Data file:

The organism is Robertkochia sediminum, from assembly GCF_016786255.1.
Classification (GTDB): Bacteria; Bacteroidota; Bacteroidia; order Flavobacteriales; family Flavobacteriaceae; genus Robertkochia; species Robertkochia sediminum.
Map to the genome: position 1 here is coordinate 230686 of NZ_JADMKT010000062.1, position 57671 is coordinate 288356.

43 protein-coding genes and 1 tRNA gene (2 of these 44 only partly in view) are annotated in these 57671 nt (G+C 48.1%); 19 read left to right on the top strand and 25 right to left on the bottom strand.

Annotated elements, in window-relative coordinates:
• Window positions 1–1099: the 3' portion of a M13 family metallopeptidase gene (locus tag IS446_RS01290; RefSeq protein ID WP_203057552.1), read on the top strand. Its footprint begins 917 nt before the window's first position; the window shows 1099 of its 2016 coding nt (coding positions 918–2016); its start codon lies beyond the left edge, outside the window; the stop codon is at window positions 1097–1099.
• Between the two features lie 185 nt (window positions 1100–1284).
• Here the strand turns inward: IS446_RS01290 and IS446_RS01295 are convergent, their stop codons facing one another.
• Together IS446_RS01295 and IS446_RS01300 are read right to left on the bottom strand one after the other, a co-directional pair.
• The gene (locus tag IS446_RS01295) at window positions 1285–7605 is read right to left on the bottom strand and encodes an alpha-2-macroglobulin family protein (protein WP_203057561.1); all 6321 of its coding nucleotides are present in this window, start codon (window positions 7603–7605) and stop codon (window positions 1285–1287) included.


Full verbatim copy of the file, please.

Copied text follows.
The organism is Robertkochia sediminum, from assembly GCF_016786255.1.
Classification (GTDB): Bacteria; Bacteroidota; Bacteroidia; order Flavobacteriales; family Flavobacteriaceae; genus Robertkochia; species Robertkochia sediminum.
Map to the genome: position 1 here is coordinate 230686 of NZ_JADMKT010000062.1, position 57671 is coordinate 288356.

43 protein-coding genes and 1 tRNA gene (2 of these 44 only partly in view) are annotated in these 57671 nt (G+C 48.1%); 19 read left to right on the top strand and 25 right to left on the bottom strand.

Annotated elements, in window-relative coordinates:
• Window positions 1–1099: the 3' portion of a M13 family metallopeptidase gene (locus tag IS446_RS01290; RefSeq protein ID WP_203057552.1), read on the top strand. Its footprint begins 917 nt before the window's first position; the window shows 1099 of its 2016 coding nt (coding positions 918–2016); its start codon lies beyond the left edge, outside the window; the stop codon is at window positions 1097–1099.
• Between the two features lie 185 nt (window positions 1100–1284).
• Here the strand turns inward: IS446_RS01290 and IS446_RS01295 are convergent, their stop codons facing one another.
• Together IS446_RS01295 and IS446_RS01300 are read right to left on the bottom strand one after the other, a co-directional pair.
• The gene (locus tag IS446_RS01295) at window positions 1285–7605 is read right to left on the bottom strand and encodes an alpha-2-macroglobulin family protein (protein WP_203057561.1); all 6321 of its coding nucleotides are present in this window, start codon (window positions 7603–7605) and stop codon (window positions 1285–1287) included.